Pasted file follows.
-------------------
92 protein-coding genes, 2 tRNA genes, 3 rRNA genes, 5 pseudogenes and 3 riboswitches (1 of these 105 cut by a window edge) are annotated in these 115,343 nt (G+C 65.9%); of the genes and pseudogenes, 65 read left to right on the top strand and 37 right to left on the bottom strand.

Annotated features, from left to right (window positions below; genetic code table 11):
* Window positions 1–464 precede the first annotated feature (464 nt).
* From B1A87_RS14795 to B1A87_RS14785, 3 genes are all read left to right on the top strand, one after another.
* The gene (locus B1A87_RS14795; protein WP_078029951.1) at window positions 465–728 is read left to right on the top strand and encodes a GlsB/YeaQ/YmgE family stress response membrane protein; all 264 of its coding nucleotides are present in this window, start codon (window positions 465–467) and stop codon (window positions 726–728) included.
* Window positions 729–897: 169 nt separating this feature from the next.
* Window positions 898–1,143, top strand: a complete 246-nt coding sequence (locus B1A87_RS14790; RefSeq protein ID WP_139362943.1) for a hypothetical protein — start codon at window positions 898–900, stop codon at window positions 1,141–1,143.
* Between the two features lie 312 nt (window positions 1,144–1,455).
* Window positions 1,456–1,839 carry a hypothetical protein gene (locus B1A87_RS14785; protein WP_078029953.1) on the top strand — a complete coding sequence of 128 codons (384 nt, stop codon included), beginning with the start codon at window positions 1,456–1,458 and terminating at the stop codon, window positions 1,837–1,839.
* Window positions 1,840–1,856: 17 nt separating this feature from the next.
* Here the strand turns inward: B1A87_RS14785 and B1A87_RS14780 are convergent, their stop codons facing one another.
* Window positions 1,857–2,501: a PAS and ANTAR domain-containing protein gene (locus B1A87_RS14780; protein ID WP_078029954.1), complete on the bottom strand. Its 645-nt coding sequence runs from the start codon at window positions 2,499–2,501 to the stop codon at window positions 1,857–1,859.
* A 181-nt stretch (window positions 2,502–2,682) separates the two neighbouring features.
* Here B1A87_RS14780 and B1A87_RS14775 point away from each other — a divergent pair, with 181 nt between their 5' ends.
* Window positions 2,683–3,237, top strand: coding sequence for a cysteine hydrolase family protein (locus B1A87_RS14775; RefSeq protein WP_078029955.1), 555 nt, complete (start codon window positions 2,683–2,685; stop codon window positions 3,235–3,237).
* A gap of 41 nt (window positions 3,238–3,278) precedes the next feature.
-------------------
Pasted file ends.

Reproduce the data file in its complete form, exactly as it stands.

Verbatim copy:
92 protein-coding genes, 2 tRNA genes, 3 rRNA genes, 5 pseudogenes and 3 riboswitches (1 of these 105 cut by a window edge) are annotated in these 115,343 nt (G+C 65.9%); of the genes and pseudogenes, 65 read left to right on the top strand and 37 right to left on the bottom strand.

Annotated features, from left to right (window positions below; genetic code table 11):
* Window positions 1–464 precede the first annotated feature (464 nt).
* From B1A87_RS14795 to B1A87_RS14785, 3 genes are all read left to right on the top strand, one after another.
* The gene (locus B1A87_RS14795; protein WP_078029951.1) at window positions 465–728 is read left to right on the top strand and encodes a GlsB/YeaQ/YmgE family stress response membrane protein; all 264 of its coding nucleotides are present in this window, start codon (window positions 465–467) and stop codon (window positions 726–728) included.
* Window positions 729–897: 169 nt separating this feature from the next.
* Window positions 898–1,143, top strand: a complete 246-nt coding sequence (locus B1A87_RS14790; RefSeq protein ID WP_139362943.1) for a hypothetical protein — start codon at window positions 898–900, stop codon at window positions 1,141–1,143.
* Between the two features lie 312 nt (window positions 1,144–1,455).
* Window positions 1,456–1,839 carry a hypothetical protein gene (locus B1A87_RS14785; protein WP_078029953.1) on the top strand — a complete coding sequence of 128 codons (384 nt, stop codon included), beginning with the start codon at window positions 1,456–1,458 and terminating at the stop codon, window positions 1,837–1,839.
* Window positions 1,840–1,856: 17 nt separating this feature from the next.
* Here the strand turns inward: B1A87_RS14785 and B1A87_RS14780 are convergent, their stop codons facing one another.
* Window positions 1,857–2,501: a PAS and ANTAR domain-containing protein gene (locus B1A87_RS14780; protein ID WP_078029954.1), complete on the bottom strand. Its 645-nt coding sequence runs from the start codon at window positions 2,499–2,501 to the stop codon at window positions 1,857–1,859.
* A 181-nt stretch (window positions 2,502–2,682) separates the two neighbouring features.
* Here B1A87_RS14780 and B1A87_RS14775 point away from each other — a divergent pair, with 181 nt between their 5' ends.
* Window positions 2,683–3,237, top strand: coding sequence for a cysteine hydrolase family protein (locus B1A87_RS14775; RefSeq protein WP_078029955.1), 555 nt, complete (start codon window positions 2,683–2,685; stop codon window positions 3,235–3,237).
* A gap of 41 nt (window positions 3,238–3,278) precedes the next feature.